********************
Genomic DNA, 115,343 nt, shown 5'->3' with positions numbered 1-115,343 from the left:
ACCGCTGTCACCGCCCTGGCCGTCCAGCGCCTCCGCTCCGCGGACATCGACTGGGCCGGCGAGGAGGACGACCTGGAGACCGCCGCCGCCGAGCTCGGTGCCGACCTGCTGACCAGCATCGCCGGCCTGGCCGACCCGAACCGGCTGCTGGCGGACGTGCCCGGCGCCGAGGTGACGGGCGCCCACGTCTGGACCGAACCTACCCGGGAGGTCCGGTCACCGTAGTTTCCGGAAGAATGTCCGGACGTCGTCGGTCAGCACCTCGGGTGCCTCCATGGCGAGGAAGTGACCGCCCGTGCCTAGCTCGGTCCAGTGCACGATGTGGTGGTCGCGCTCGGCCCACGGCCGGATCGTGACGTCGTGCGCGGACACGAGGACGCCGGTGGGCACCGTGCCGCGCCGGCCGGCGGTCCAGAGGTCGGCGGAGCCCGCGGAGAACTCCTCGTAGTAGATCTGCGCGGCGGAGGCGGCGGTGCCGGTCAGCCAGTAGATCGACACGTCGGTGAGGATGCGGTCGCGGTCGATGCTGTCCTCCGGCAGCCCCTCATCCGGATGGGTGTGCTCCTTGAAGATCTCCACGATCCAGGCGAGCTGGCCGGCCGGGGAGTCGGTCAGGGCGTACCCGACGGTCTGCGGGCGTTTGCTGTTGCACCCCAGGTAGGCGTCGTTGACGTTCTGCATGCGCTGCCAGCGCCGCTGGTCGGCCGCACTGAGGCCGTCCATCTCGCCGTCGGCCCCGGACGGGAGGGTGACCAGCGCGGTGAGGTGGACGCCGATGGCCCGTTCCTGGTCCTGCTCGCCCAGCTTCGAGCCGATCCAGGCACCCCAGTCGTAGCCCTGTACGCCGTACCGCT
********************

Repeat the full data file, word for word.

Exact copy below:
Genomic DNA, 115,343 nt, shown 5'->3' with positions numbered 1-115,343 from the left:
ACCGCTGTCACCGCCCTGGCCGTCCAGCGCCTCCGCTCCGCGGACATCGACTGGGCCGGCGAGGAGGACGACCTGGAGACCGCCGCCGCCGAGCTCGGTGCCGACCTGCTGACCAGCATCGCCGGCCTGGCCGACCCGAACCGGCTGCTGGCGGACGTGCCCGGCGCCGAGGTGACGGGCGCCCACGTCTGGACCGAACCTACCCGGGAGGTCCGGTCACCGTAGTTTCCGGAAGAATGTCCGGACGTCGTCGGTCAGCACCTCGGGTGCCTCCATGGCGAGGAAGTGACCGCCCGTGCCTAGCTCGGTCCAGTGCACGATGTGGTGGTCGCGCTCGGCCCACGGCCGGATCGTGACGTCGTGCGCGGACACGAGGACGCCGGTGGGCACCGTGCCGCGCCGGCCGGCGGTCCAGAGGTCGGCGGAGCCCGCGGAGAACTCCTCGTAGTAGATCTGCGCGGCGGAGGCGGCGGTGCCGGTCAGCCAGTAGATCGACACGTCGGTGAGGATGCGGTCGCGGTCGATGCTGTCCTCCGGCAGCCCCTCATCCGGATGGGTGTGCTCCTTGAAGATCTCCACGATCCAGGCGAGCTGGCCGGCCGGGGAGTCGGTCAGGGCGTACCCGACGGTCTGCGGGCGTTTGCTGTTGCACCCCAGGTAGGCGTCGTTGACGTTCTGCATGCGCTGCCAGCGCCGCTGGTCGGCCGCACTGAGGCCGTCCATCTCGCCGTCGGCCCCGGACGGGAGGGTGACCAGCGCGGTGAGGTGGACGCCGATGGCCCGTTCCTGGTCCTGCTCGCCCAGCTTCGAGCCGATCCAGGCACCCCAGTCGTAGCCCTGTACGCCGTACCGCT